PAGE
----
Economists are almost certain that the Reserve Bank will keep interest rates on hold at 2.5%, when the bank announces its next interest rate decision on Thursday.
A poll by Reuters of 17 economists shows most of them are sure the official cash rate will be kept at its record low.
Westpac chief economist Dominic Stephens said the central bank was likely to sit on the fence for some time, but he would be paying close attention to comments that may hint at the bank's future direction.
He said there were two major risks: first that the very high exchange rate could depress inflation further meaning that the best course of action would be to keep the OCR low or move it even lower.
But Mr Stephens said the other risk was that the housing market could become too buoyant and the rebuilding of Christchurch could generate too much inflation pressure in which case the Reserve Bank should move towards increasing the OCR.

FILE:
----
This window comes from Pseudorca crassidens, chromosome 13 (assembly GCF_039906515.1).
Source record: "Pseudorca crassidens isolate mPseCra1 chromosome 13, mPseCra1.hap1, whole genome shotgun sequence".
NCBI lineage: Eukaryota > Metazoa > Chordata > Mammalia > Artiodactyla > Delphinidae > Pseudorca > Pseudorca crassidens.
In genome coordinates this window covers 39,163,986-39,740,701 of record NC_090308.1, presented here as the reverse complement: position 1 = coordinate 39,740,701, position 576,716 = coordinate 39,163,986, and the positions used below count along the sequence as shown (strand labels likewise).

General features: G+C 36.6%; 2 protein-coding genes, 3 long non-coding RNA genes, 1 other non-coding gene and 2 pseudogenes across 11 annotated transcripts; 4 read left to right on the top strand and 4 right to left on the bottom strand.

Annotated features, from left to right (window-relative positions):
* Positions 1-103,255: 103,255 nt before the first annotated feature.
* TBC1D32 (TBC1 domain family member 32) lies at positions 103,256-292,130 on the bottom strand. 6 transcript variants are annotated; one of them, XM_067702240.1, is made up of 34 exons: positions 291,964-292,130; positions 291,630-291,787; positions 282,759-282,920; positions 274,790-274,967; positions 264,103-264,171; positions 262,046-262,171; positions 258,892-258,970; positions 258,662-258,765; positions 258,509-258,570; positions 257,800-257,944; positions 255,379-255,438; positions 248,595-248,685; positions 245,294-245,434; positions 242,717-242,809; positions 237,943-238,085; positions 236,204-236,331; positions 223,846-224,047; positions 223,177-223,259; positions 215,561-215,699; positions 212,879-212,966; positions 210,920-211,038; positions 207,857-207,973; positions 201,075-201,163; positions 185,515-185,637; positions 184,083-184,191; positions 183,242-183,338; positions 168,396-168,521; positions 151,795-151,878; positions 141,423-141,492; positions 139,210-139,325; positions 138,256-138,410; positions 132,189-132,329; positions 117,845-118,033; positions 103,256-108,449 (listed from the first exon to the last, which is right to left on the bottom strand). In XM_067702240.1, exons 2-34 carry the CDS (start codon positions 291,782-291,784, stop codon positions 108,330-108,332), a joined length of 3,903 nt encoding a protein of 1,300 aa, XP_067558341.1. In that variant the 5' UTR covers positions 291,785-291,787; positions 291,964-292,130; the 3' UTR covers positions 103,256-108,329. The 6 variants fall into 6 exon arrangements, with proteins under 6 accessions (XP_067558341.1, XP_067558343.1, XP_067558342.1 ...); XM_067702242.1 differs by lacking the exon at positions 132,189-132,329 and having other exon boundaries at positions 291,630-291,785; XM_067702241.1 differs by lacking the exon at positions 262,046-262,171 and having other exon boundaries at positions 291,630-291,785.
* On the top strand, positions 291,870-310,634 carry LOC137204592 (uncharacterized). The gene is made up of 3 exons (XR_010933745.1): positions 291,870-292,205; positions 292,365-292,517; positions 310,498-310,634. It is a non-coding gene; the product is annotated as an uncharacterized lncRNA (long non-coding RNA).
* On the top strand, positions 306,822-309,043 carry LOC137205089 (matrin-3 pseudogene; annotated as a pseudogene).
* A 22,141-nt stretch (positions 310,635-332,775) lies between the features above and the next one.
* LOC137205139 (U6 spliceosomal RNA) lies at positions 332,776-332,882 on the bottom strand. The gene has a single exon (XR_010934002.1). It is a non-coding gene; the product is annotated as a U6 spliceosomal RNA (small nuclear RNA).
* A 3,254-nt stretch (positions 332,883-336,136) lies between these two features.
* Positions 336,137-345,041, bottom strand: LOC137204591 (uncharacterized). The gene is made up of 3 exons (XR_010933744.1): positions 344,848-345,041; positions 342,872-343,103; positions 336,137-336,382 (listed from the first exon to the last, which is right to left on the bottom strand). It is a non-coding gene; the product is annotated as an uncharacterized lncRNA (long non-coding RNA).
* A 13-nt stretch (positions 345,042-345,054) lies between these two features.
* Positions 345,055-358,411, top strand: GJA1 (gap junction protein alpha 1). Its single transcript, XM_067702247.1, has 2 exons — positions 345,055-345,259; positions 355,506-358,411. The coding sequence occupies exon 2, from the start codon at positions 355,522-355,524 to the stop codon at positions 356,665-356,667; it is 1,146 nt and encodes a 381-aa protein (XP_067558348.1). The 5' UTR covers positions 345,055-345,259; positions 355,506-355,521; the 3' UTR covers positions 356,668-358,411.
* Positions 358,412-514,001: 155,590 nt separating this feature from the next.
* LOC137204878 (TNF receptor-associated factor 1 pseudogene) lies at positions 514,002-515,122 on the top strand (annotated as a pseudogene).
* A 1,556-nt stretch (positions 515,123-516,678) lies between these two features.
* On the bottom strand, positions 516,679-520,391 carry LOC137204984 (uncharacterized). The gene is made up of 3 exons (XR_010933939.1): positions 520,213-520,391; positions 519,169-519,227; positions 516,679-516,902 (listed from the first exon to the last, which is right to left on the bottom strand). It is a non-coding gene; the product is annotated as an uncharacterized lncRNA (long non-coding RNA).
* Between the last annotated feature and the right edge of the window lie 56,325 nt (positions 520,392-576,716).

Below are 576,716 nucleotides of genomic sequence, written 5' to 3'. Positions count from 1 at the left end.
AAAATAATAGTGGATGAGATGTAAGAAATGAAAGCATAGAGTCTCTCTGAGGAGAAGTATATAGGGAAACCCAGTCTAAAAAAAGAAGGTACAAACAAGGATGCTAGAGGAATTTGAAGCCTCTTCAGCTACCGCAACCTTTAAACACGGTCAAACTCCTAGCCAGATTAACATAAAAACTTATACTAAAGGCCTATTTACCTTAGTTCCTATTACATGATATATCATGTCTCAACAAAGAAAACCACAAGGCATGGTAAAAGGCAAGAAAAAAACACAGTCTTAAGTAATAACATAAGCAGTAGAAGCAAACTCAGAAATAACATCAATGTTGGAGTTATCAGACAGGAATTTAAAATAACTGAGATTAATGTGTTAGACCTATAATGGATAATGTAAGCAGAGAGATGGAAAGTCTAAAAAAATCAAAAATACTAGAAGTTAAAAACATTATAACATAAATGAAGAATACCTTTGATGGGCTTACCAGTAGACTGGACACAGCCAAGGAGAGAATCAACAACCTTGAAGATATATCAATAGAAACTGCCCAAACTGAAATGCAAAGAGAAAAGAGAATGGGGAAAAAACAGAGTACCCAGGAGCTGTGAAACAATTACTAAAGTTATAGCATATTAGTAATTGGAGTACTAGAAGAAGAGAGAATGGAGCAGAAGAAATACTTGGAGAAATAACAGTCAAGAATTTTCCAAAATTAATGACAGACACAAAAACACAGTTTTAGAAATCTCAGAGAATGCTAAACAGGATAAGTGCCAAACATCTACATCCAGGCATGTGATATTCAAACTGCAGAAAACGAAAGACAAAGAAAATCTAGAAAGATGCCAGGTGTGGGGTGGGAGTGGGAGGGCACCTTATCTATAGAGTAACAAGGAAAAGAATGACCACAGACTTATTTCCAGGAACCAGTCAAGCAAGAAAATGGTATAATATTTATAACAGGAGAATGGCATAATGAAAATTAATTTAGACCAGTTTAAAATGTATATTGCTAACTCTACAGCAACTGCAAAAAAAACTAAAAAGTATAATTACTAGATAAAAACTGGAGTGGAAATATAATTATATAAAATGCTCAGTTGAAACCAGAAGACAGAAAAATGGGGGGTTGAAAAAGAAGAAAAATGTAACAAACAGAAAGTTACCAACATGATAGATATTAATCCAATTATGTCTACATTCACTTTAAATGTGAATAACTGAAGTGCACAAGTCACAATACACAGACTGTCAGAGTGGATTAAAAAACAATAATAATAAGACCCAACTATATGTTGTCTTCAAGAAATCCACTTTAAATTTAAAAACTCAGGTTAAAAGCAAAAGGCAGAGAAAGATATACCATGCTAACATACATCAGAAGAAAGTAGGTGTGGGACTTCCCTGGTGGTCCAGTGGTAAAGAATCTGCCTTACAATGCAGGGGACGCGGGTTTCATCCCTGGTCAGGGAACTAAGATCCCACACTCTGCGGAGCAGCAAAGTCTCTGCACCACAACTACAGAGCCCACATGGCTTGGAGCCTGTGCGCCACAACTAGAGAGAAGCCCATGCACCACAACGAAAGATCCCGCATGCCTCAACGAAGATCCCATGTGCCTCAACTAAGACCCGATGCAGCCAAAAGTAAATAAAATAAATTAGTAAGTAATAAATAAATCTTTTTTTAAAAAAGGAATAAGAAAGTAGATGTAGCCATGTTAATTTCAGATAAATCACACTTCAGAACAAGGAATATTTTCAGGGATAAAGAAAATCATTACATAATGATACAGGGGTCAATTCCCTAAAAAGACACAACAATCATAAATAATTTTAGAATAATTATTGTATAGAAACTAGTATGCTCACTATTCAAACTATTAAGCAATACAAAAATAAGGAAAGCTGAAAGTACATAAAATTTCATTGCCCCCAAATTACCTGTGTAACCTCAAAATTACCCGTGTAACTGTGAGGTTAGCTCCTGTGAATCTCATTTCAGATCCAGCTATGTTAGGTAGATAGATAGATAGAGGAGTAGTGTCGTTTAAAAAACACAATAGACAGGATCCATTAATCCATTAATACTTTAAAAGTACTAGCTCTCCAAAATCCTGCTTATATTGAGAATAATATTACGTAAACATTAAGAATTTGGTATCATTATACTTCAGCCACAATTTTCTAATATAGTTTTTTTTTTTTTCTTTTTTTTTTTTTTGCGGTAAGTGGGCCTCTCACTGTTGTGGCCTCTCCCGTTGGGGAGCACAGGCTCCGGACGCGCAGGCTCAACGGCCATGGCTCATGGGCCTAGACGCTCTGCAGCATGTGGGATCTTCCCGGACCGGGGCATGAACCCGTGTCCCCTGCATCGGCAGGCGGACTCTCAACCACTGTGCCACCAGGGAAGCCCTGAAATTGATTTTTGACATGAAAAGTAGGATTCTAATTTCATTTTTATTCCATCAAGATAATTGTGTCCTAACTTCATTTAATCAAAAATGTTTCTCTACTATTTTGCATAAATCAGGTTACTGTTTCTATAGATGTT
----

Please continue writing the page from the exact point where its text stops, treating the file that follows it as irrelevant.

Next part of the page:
He said there was no particular pressure on the Reserve Bank to decide which of those risks was the more important and it could just sit on the fence for a time yet.
Some economists predict a rise in the OCR as soon as September, while others favour March next year.
Westpac's Dominic Stephens said he was picking later, rather than sooner, because inflation was low, giving the Reserve Bank more time to wait.
Deutsche Bank chief economist Darren Gibbs agreed, but said there was potential for the next rise to be pushed out even further if the central bank used new macro-prudential tools to slow down the housing market.
He said the bank's next Financial Stability Report on 8 May may provide some guidance on how, and when, these tools might be used.
Mr Gibbs said if the bank were to use the macro-prudential tools that would probably mean less upward pressure on the OCR later in the year.